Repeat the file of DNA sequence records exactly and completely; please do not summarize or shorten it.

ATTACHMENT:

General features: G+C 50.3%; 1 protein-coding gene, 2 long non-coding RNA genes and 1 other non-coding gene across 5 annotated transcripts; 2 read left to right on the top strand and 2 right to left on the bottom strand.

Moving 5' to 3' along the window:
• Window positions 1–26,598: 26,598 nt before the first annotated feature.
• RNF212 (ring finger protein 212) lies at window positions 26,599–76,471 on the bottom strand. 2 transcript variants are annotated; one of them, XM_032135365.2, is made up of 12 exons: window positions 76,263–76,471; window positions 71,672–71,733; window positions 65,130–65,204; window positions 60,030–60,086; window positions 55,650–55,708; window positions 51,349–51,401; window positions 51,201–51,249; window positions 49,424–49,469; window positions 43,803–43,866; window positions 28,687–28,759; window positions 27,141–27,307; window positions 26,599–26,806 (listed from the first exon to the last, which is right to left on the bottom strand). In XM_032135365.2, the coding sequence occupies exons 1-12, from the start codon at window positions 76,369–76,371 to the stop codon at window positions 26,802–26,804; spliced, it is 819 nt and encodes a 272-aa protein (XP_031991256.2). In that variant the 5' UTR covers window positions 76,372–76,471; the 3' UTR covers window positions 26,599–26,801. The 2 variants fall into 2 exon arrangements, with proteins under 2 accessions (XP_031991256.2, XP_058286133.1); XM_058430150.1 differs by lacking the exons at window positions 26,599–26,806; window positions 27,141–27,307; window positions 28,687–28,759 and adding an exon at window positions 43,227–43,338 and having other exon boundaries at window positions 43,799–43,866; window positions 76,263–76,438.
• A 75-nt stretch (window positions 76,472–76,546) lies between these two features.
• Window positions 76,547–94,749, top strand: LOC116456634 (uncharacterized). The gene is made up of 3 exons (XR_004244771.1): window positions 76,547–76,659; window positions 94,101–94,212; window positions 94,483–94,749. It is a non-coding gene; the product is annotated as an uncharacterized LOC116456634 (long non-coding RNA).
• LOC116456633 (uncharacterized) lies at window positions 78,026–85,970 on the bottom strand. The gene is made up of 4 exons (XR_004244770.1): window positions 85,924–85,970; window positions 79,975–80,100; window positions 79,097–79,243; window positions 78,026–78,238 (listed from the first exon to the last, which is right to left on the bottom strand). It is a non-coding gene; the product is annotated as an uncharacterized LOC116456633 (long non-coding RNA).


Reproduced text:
General features: G+C 50.3%; 1 protein-coding gene, 2 long non-coding RNA genes and 1 other non-coding gene across 5 annotated transcripts; 2 read left to right on the top strand and 2 right to left on the bottom strand.

Moving 5' to 3' along the window:
• Window positions 1–26,598: 26,598 nt before the first annotated feature.
• RNF212 (ring finger protein 212) lies at window positions 26,599–76,471 on the bottom strand. 2 transcript variants are annotated; one of them, XM_032135365.2, is made up of 12 exons: window positions 76,263–76,471; window positions 71,672–71,733; window positions 65,130–65,204; window positions 60,030–60,086; window positions 55,650–55,708; window positions 51,349–51,401; window positions 51,201–51,249; window positions 49,424–49,469; window positions 43,803–43,866; window positions 28,687–28,759; window positions 27,141–27,307; window positions 26,599–26,806 (listed from the first exon to the last, which is right to left on the bottom strand). In XM_032135365.2, the coding sequence occupies exons 1-12, from the start codon at window positions 76,369–76,371 to the stop codon at window positions 26,802–26,804; spliced, it is 819 nt and encodes a 272-aa protein (XP_031991256.2). In that variant the 5' UTR covers window positions 76,372–76,471; the 3' UTR covers window positions 26,599–26,801. The 2 variants fall into 2 exon arrangements, with proteins under 2 accessions (XP_031991256.2, XP_058286133.1); XM_058430150.1 differs by lacking the exons at window positions 26,599–26,806; window positions 27,141–27,307; window positions 28,687–28,759 and adding an exon at window positions 43,227–43,338 and having other exon boundaries at window positions 43,799–43,866; window positions 76,263–76,438.
• A 75-nt stretch (window positions 76,472–76,546) lies between these two features.
• Window positions 76,547–94,749, top strand: LOC116456634 (uncharacterized). The gene is made up of 3 exons (XR_004244771.1): window positions 76,547–76,659; window positions 94,101–94,212; window positions 94,483–94,749. It is a non-coding gene; the product is annotated as an uncharacterized LOC116456634 (long non-coding RNA).
• LOC116456633 (uncharacterized) lies at window positions 78,026–85,970 on the bottom strand. The gene is made up of 4 exons (XR_004244770.1): window positions 85,924–85,970; window positions 79,975–80,100; window positions 79,097–79,243; window positions 78,026–78,238 (listed from the first exon to the last, which is right to left on the bottom strand). It is a non-coding gene; the product is annotated as an uncharacterized LOC116456633 (long non-coding RNA).